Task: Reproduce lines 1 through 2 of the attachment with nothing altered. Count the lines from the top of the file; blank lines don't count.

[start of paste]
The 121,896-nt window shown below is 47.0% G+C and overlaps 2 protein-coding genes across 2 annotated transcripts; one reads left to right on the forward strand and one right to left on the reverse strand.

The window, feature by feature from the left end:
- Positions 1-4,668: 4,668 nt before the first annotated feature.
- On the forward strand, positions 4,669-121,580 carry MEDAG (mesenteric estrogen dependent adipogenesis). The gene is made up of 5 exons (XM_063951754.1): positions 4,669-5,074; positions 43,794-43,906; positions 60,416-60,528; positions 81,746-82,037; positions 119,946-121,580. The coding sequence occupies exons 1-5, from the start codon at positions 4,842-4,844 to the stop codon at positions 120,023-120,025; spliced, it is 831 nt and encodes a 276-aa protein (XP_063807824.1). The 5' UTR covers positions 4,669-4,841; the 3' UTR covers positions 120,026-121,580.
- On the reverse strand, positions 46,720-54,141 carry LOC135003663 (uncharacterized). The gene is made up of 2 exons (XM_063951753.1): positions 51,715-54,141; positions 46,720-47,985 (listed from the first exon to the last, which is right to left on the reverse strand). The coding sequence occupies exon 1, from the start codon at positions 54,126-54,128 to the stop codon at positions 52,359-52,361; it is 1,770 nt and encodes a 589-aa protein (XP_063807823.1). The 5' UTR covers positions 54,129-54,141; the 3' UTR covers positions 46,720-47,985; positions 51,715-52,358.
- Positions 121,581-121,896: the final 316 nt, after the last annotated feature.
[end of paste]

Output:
The 121,896-nt window shown below is 47.0% G+C and overlaps 2 protein-coding genes across 2 annotated transcripts; one reads left to right on the forward strand and one right to left on the reverse strand.

The window, feature by feature from the left end: